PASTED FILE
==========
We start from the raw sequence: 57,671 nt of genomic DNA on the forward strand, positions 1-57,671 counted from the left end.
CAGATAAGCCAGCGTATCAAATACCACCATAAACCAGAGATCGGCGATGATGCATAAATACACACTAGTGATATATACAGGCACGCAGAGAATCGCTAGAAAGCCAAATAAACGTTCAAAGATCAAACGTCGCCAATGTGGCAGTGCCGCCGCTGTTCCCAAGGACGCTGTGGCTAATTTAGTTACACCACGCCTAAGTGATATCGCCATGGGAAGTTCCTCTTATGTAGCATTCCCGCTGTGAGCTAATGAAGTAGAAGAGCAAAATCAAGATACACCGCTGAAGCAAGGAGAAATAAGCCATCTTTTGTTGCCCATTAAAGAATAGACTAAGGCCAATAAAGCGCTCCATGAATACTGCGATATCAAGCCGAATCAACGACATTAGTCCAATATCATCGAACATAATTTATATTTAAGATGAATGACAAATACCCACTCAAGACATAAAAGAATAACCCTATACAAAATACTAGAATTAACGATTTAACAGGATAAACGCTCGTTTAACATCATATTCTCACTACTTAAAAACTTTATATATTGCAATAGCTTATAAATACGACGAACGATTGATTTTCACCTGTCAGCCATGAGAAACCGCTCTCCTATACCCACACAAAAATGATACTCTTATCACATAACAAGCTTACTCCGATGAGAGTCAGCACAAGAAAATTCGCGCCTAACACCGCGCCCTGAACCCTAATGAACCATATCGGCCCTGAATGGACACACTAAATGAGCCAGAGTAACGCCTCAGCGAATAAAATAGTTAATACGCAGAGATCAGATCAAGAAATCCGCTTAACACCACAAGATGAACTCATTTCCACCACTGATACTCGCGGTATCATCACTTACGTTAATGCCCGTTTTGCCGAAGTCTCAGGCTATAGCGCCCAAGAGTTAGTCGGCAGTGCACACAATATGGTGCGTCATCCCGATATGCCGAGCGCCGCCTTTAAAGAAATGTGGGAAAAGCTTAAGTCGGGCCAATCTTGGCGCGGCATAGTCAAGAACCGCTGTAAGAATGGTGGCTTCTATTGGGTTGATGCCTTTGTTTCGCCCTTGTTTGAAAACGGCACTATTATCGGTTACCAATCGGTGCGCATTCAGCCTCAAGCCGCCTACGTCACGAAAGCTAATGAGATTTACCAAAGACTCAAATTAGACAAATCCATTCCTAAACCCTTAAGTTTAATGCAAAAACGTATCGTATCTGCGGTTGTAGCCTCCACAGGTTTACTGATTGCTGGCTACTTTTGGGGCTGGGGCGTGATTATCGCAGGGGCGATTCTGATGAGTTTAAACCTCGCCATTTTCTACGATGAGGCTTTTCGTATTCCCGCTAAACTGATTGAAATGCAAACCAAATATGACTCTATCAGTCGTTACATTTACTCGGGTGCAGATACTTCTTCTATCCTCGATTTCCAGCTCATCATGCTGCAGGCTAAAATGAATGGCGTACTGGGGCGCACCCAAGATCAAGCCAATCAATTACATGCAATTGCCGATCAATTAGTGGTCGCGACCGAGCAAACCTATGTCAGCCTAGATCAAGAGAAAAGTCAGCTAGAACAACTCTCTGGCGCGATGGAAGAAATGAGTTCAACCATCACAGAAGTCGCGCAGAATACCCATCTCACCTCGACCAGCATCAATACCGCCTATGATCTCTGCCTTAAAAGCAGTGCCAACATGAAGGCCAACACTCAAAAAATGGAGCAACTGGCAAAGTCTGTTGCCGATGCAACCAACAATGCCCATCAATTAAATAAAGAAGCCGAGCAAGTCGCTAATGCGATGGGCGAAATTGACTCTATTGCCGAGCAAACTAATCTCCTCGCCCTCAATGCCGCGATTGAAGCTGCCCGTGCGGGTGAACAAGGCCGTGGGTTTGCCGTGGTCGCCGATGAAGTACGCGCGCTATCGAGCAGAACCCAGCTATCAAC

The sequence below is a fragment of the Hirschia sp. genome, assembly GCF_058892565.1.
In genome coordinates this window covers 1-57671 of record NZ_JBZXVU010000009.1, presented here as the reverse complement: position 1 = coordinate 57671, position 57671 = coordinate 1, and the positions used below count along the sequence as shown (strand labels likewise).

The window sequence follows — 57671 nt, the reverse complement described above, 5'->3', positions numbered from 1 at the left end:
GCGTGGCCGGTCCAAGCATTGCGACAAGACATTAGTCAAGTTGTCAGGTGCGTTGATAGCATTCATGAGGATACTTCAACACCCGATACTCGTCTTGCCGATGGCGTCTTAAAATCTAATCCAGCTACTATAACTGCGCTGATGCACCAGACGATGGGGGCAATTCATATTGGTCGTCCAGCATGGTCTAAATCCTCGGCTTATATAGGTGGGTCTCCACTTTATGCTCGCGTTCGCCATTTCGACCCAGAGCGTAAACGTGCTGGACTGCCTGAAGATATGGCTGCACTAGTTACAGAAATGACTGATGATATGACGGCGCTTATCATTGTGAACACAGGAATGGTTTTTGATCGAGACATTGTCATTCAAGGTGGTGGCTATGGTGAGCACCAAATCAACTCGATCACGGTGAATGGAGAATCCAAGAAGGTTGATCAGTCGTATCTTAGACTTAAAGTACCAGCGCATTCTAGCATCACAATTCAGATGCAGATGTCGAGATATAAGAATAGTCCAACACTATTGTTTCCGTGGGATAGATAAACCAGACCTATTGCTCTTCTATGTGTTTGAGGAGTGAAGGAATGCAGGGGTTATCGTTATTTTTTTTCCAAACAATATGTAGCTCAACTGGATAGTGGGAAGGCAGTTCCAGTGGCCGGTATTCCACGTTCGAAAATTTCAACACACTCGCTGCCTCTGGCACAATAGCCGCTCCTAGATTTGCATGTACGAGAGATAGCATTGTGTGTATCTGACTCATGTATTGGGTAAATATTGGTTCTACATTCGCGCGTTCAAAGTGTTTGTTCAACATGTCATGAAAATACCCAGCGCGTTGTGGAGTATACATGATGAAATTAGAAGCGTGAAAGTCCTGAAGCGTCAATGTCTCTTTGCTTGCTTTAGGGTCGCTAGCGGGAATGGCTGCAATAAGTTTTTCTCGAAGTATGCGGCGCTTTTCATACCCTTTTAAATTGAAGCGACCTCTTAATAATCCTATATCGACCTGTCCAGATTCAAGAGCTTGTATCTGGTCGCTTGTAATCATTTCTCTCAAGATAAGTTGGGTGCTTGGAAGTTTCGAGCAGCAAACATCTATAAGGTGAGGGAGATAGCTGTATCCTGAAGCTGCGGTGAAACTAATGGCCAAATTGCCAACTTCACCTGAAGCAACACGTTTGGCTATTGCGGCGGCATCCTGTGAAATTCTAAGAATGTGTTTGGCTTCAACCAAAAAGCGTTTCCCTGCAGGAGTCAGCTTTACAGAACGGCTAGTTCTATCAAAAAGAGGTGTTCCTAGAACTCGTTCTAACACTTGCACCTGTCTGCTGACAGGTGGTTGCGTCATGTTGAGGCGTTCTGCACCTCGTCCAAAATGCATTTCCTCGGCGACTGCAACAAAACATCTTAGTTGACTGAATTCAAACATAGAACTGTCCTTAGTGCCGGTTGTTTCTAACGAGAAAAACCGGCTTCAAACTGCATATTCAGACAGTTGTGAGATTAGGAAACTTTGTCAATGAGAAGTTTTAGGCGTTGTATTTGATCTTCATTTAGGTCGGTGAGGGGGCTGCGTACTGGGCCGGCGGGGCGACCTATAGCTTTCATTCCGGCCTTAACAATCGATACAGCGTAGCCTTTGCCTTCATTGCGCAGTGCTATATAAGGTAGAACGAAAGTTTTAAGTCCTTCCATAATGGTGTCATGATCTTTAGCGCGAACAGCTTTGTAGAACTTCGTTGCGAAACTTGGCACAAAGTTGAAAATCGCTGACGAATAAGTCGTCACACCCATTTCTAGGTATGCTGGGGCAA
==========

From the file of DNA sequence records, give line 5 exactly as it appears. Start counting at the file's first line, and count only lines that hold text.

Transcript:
The window sequence follows — 57671 nt, the reverse complement described above, 5'->3', positions numbered from 1 at the left end: